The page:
The year ahead is a bright one for commercial real estate prospects in Vancouver. According to a recent report by the Vancouver Courier, the Metro area benefits from arguably the best market conditions in Canada. This means low vacancy rates, record high prices, and continued development.
Here are a few key things that should help define the market in the year ahead:
Limited office space
While a reported 1.6 million square feet of offices are under development in Vancouver, that isn’t expected to change the vacancy rate in any substantial way. In fact, much of this new space is already claimed, such as the old Canada Post building, which, this summer, was revealed as the location for Amazon’s new office in Vancouver. Growth in the tech industry, as well as the workspace-sharing concept, should also continue to keep this sector of the market in high demand.
Vancouver vacancy rates in multi-family dwellings are reported to hover somewhere around the 1% mark, an enviable statistic that all but assures landlords full occupancy. However, the caveat this year is that new legislation is primed to restrict rent increases to 2.5%. New rules are also expected that will allow tenants the option to temporarily move out during renovations rather than have their leases end or rents increase, something of particular importance as far as investment in older properties goes.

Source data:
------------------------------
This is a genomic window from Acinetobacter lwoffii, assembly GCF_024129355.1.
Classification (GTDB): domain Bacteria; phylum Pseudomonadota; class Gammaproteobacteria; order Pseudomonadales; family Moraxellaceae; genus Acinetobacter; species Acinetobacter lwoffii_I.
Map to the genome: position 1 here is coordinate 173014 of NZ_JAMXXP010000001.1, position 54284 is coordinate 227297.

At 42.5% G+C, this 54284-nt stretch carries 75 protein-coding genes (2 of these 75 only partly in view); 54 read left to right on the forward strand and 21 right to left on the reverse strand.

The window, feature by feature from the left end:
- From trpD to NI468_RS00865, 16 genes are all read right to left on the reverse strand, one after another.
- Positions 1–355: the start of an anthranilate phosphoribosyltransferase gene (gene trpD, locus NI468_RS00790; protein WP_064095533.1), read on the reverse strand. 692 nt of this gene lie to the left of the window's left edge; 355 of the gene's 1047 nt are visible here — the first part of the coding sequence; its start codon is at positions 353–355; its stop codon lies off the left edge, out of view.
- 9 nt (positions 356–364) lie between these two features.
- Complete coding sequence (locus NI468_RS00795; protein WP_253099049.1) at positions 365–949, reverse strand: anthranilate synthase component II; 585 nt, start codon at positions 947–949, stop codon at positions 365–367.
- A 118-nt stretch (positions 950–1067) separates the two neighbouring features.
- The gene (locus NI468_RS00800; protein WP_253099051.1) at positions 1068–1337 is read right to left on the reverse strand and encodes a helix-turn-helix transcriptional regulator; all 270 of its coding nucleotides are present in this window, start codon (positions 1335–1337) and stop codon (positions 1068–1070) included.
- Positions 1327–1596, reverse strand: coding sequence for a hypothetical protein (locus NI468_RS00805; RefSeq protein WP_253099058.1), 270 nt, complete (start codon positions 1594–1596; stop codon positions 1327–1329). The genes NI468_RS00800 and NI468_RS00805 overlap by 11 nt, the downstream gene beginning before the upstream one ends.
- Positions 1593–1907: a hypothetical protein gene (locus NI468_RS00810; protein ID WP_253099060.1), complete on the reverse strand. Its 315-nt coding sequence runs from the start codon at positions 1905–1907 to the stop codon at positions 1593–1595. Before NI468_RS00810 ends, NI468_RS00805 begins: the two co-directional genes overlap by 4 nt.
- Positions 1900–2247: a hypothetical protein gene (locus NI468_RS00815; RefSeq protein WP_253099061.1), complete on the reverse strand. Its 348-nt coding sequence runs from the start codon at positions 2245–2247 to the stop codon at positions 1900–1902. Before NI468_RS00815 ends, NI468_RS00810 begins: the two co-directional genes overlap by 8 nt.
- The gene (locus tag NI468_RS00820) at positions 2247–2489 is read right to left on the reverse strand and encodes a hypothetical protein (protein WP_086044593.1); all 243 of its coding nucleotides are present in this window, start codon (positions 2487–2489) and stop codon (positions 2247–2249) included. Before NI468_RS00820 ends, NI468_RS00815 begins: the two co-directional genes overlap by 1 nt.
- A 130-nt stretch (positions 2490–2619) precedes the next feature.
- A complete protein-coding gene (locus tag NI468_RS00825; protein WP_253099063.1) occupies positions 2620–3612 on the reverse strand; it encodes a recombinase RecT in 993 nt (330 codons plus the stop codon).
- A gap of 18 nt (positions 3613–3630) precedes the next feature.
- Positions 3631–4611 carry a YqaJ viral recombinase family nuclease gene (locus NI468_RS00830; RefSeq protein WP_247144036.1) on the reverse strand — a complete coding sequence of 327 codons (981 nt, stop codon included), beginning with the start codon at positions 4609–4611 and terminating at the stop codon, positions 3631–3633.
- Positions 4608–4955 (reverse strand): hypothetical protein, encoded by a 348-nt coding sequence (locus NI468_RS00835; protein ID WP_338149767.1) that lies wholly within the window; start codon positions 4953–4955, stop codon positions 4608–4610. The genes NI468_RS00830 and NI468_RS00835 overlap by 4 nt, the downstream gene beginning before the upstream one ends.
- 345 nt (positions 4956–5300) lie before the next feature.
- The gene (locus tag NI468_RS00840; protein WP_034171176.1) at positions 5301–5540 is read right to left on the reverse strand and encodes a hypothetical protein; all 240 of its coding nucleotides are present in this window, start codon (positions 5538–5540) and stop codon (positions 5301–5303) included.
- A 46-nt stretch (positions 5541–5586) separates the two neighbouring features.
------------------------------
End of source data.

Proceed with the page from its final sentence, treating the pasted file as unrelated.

Industrial and retail space
The Vancouver Courier 2019 report illustrates the city’s demand for industrial space by revealing that it’s the only city in the country where “bare concrete industrial space” sells for higher prices than luxury condos. The per square foot price is a staggering $800-1000 for trendier projects in the metro area, and vacancy rates remain incredibly low (around 1.46%), despite the development of new space.
Another sector that’s seeing sales surge to record levels is retail. This, despite the fact that the retail sector itself is in flux. Big chains like Target and Sears have been shuttered, while online retail becomes more and more dominant. Nevertheless, a Real Estate News Exchange report states that retail space should not be written off, given the rise of specialty sellers catering to luxury or discount markets.